Schuba diving for Perfect P—y

Perfect P—y performs at Schuba’s Tavern on Wednesday, January 22nd.

By Assistant Arts & Culture Editor

In Chicago, concertgoers will inevitably encounter many beards. Each beard is indicative of a different demographic: Big beards represent seasoned mosh veterans and little beards express the spry Wicker Park beatniks, among the red, patchy and pubescent beards that frequent the live music scene. Interestingly enough, at relentless lo-fi punk rockers Perfect P—y’s potent Jan. 22 show at Schubas, 3159 N. Southport Ave., all beards were equally represented.

A searing fusion of riot grrrl and classic American hardcore, the snarling noise-rock five piece—made up of guitarist Ray McAndrew, drummer Garrett Koloski, bassist Greg Ambler, noisemaker Shaun Sutkus on synths and lead singer Meredith Graves—provided an unadulterated punk show suitable for any crowd, facial-haired or not. Exciting yet fleetingly quick, Perfect P—y, a band not yet in their prime but heading there fast, played with incredible intensity, making them a must-see for fans of hardcore and punk alike.

The band’s four-track demo cassette, I Have Lost All Desire For Feeling, released in April, is a brilliantly chaotic mess of sound perfectly punctuated by Graves’ poignant lyrics and the band’s loud-louder-loudest dynamic. Each track was given a Roman numeral and therefore a sense of anonymity because of it. The songs are defined by the individual feelings, whether it is abandonment or anger, present in each track. Their debut album, Say Yes To Love, will be released March 18. 

Their single, “Driver,” has the sound of a band finding their comfort zone, dialing back their youthful cheekiness and figuring out who they are by polishing the fuzzy edges of their signature sound. Restricted but not in any way commercial, “Driver” is bombastic and tightly arranged with the perfect amount of charm and crust, a preview of what Perfect P—y will offer with their next release. 

Although punk rock has long been linked with hyper-masculinity—the kind of sweaty, impulsive manliness bad decisions are made of—Perfect P—y is redefining the standard. Graves, sporting a pixie cut and polka dots, waltzed confidently onto the stage, bringing a new brand of manic femininity reminiscent of the early CBGB crowd and the couldn’t-care-less attitude of punk’s first wave. 

“You guys are really nice,” said a sweaty, breathless Graves with a smile half-way through the band’s all-ages show at Schubas. “Bless your hearts.” 

Perfect P—y’s lo-fi sound is one of their assets. An opaque wall of white noise leaves listeners and their imaginations to fill in the gaps left by auditory abstraction. Digitally distorted drums and guitars are undercut by a pounding electric bass sound that is cut through with the intensely melodic synthesizers that color their music. The night hit a high point with an impassioned performance of their song “I.” Graves’ distressingly personal lyrics are refreshing, indicative of the band’s focus.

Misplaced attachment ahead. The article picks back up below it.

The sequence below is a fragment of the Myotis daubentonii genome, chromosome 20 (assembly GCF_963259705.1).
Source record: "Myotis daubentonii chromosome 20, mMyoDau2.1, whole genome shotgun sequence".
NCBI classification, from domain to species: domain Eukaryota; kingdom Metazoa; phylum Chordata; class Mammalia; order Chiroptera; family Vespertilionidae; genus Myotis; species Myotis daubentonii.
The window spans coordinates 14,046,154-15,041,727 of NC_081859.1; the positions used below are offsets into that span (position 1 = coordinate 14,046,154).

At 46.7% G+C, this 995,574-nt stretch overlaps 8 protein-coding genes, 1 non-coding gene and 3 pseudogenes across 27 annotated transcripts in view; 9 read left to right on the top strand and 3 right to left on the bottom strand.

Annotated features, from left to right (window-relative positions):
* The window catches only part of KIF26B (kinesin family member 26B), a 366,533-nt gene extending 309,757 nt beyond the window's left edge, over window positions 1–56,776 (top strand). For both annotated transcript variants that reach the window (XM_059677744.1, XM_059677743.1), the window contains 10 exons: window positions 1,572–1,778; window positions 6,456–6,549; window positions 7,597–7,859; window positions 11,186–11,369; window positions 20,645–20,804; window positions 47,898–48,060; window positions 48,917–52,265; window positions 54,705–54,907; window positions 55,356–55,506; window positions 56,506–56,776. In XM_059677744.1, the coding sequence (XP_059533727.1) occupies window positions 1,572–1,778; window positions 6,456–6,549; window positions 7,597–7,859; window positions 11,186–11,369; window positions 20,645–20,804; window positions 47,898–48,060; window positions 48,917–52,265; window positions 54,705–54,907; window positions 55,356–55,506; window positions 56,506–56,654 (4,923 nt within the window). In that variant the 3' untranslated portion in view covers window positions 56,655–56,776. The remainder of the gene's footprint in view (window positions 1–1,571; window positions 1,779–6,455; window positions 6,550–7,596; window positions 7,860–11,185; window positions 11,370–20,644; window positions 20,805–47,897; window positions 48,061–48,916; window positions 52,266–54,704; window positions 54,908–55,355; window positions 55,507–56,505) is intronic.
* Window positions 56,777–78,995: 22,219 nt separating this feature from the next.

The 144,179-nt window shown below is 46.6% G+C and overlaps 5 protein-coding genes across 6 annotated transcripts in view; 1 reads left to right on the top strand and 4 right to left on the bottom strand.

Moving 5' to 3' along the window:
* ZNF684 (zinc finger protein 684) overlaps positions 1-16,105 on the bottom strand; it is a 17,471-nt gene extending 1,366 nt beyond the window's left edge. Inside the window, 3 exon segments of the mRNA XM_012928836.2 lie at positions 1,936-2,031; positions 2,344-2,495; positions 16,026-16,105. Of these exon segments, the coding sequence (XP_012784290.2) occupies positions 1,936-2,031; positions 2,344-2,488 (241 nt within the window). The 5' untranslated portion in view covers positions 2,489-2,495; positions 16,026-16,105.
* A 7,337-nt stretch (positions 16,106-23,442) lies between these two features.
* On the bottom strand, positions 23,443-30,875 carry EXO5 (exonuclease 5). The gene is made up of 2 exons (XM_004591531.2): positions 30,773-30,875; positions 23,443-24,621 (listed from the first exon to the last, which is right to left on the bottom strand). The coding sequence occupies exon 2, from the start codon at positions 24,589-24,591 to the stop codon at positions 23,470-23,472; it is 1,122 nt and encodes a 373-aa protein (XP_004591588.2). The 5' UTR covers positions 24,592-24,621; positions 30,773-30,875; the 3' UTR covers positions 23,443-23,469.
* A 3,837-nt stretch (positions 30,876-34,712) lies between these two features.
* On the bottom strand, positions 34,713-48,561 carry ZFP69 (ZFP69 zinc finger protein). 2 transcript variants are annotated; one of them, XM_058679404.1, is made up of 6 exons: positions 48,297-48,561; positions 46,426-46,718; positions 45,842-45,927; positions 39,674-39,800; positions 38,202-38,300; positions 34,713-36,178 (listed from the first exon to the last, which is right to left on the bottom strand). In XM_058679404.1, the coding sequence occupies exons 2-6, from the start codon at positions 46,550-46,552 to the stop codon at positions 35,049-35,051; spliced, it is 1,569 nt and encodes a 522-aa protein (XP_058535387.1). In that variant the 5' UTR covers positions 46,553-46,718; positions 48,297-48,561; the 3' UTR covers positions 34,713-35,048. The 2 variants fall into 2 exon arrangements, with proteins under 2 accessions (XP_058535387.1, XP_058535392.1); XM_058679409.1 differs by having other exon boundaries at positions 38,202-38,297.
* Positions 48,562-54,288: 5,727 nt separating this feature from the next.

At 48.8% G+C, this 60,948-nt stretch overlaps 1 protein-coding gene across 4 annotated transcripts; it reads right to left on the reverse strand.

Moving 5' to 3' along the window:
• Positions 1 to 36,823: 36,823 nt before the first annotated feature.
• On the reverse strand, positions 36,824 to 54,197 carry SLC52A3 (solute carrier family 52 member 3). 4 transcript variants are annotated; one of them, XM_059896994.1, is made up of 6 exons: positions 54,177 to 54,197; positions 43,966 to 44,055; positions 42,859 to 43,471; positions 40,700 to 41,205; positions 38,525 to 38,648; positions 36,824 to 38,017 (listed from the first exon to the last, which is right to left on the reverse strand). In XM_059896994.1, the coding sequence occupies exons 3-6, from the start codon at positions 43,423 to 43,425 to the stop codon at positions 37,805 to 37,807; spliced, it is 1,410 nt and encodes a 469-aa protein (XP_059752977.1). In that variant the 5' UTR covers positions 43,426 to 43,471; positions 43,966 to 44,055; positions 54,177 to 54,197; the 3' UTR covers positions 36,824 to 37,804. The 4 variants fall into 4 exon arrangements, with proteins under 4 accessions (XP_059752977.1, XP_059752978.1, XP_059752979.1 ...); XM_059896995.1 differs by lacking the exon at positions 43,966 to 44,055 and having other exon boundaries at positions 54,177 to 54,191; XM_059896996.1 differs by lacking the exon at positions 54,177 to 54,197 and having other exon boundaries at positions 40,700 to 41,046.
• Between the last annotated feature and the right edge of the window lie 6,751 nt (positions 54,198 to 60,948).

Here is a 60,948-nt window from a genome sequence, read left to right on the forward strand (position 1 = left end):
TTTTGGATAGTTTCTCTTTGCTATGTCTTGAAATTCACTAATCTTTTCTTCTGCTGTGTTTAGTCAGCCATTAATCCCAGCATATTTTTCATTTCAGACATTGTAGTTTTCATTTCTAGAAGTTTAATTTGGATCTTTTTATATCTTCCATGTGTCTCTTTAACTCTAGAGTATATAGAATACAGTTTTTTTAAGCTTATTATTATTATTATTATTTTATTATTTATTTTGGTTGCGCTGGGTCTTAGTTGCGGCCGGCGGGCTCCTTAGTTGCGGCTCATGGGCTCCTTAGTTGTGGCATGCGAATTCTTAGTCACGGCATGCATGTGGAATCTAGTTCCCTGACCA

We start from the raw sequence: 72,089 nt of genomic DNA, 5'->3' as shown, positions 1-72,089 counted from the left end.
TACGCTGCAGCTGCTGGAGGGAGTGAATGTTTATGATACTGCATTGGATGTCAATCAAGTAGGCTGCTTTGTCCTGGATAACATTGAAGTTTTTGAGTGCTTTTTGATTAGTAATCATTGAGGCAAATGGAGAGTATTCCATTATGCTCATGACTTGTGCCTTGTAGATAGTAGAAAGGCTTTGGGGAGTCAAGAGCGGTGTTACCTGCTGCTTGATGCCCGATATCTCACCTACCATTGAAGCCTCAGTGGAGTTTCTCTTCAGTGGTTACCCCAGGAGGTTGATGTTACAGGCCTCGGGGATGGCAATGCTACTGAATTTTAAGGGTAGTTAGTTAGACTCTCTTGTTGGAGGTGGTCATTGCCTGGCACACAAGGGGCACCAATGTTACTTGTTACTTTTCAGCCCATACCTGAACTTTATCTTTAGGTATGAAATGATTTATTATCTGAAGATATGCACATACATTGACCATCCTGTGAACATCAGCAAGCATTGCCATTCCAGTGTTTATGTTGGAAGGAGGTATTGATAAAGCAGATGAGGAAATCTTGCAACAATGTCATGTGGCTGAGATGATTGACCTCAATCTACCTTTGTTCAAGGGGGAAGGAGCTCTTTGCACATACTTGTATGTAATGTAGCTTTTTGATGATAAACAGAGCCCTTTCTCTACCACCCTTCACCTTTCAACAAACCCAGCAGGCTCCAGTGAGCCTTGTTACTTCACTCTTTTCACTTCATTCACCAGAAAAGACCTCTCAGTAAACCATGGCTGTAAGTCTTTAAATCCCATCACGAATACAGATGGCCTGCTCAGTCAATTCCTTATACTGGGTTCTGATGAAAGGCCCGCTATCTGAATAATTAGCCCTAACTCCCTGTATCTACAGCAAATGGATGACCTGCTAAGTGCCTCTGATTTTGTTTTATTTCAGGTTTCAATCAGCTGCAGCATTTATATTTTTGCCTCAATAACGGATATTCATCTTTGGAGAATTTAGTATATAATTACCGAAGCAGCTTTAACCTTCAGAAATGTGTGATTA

Articulately spitting into her microphone, Graves screamed, “My best friend is back in town/ There’s a bad taste in my mouth/ Her eyes fell low and heavy with shame and c-m/ She must have been desperate; she must have been lonely/ She is deserving of affection, I am glad that she found love.” 

The only downside to the concert was how hard it was to decipher the lyrics. For a band that is lyrically strong, the vocals were unfortunately inaudible. 

Perfect P—y was preceded by bands Split Feet, an all-girl Chicago-based act that sounds like a synthesis of Joy Division and X, and Broken Prayer, another local band that tied up the aggression of grindcore with the complex rhythmic interplay of Fugazi and hellish Greg Ginn chromaticism. 

Schubas’ wooden floors, dull lighting and conveniently placed coat hangers provided both a cozy atmosphere and an unusually fitting setting for the packed show. It wasn’t the music that fit, but the people, all part of a large and welcoming community coming out to support the strange, noisy music they love.

All three bands played a minimal set lasting about 30 minutes. Fans congregated at the front of the stage, moshing relentlessly. A tumultuously churning Charybdis of fans circled around a sturdy woven fence of arms and legs, throwing themselves at one another with increasing tenacity. 

As bruising and vicious as punk shows can get, they are also where many of Chicago’s nicest folks go to blow off steam. Immediately after Broken Prayer’s set, one fan halted the pandemonium and held up a white iPhone. “Anybody lose a phone?” The phone was quickly claimed by the thankful owner. 

By the end of evening, in a room full of ringing ears and scabbed knees, the crowd members politely gathered their hats and coats from the walls and benches, already lamenting a concert that felt like it ended before it began. Few shuffled back home without making a new friend or having a great experience. They got a workout at the very least.

“We have played 42 shows in 51 days,” said a visibly exhausted Graves in a raspy voice. “This was by-and-large one of the coolest.”